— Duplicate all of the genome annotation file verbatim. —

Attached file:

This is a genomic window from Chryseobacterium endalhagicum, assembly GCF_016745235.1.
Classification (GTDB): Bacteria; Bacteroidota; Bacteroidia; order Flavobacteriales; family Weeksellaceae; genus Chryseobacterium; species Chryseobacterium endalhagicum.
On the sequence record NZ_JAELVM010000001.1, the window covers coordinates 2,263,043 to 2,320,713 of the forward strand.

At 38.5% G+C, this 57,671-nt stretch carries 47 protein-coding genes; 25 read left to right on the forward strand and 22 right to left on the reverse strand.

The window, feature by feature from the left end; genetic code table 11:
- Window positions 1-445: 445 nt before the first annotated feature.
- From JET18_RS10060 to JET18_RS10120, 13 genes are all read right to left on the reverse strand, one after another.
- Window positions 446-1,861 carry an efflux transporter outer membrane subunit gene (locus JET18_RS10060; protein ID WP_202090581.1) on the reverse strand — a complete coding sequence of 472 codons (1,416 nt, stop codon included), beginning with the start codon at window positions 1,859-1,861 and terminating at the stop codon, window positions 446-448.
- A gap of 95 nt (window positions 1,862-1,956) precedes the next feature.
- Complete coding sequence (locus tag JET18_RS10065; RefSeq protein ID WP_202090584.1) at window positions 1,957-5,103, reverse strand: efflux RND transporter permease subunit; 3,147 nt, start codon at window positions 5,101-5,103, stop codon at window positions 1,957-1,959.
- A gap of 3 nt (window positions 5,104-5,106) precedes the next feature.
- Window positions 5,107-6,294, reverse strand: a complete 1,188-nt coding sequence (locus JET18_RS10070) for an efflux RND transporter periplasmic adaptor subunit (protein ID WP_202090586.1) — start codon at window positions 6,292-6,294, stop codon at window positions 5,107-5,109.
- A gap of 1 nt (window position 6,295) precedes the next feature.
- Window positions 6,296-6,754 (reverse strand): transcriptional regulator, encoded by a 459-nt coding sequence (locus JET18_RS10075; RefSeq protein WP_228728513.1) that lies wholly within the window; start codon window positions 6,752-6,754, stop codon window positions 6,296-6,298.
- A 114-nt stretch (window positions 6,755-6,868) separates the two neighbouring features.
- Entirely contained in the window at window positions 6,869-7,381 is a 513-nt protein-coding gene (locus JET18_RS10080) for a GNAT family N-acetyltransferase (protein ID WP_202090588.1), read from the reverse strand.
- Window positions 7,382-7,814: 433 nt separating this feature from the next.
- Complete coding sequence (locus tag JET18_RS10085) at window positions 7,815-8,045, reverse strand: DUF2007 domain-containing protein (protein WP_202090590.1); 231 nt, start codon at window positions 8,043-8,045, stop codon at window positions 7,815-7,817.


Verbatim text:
This is a genomic window from Chryseobacterium endalhagicum, assembly GCF_016745235.1.
Classification (GTDB): Bacteria; Bacteroidota; Bacteroidia; order Flavobacteriales; family Weeksellaceae; genus Chryseobacterium; species Chryseobacterium endalhagicum.
On the sequence record NZ_JAELVM010000001.1, the window covers coordinates 2,263,043 to 2,320,713 of the forward strand.

At 38.5% G+C, this 57,671-nt stretch carries 47 protein-coding genes; 25 read left to right on the forward strand and 22 right to left on the reverse strand.

The window, feature by feature from the left end; genetic code table 11:
- Window positions 1-445: 445 nt before the first annotated feature.
- From JET18_RS10060 to JET18_RS10120, 13 genes are all read right to left on the reverse strand, one after another.
- Window positions 446-1,861 carry an efflux transporter outer membrane subunit gene (locus JET18_RS10060; protein ID WP_202090581.1) on the reverse strand — a complete coding sequence of 472 codons (1,416 nt, stop codon included), beginning with the start codon at window positions 1,859-1,861 and terminating at the stop codon, window positions 446-448.
- A gap of 95 nt (window positions 1,862-1,956) precedes the next feature.
- Complete coding sequence (locus tag JET18_RS10065; RefSeq protein ID WP_202090584.1) at window positions 1,957-5,103, reverse strand: efflux RND transporter permease subunit; 3,147 nt, start codon at window positions 5,101-5,103, stop codon at window positions 1,957-1,959.
- A gap of 3 nt (window positions 5,104-5,106) precedes the next feature.
- Window positions 5,107-6,294, reverse strand: a complete 1,188-nt coding sequence (locus JET18_RS10070) for an efflux RND transporter periplasmic adaptor subunit (protein ID WP_202090586.1) — start codon at window positions 6,292-6,294, stop codon at window positions 5,107-5,109.
- A gap of 1 nt (window position 6,295) precedes the next feature.
- Window positions 6,296-6,754 (reverse strand): transcriptional regulator, encoded by a 459-nt coding sequence (locus JET18_RS10075; RefSeq protein WP_228728513.1) that lies wholly within the window; start codon window positions 6,752-6,754, stop codon window positions 6,296-6,298.
- A 114-nt stretch (window positions 6,755-6,868) separates the two neighbouring features.
- Entirely contained in the window at window positions 6,869-7,381 is a 513-nt protein-coding gene (locus JET18_RS10080) for a GNAT family N-acetyltransferase (protein ID WP_202090588.1), read from the reverse strand.
- Window positions 7,382-7,814: 433 nt separating this feature from the next.
- Complete coding sequence (locus tag JET18_RS10085) at window positions 7,815-8,045, reverse strand: DUF2007 domain-containing protein (protein WP_202090590.1); 231 nt, start codon at window positions 8,043-8,045, stop codon at window positions 7,815-7,817.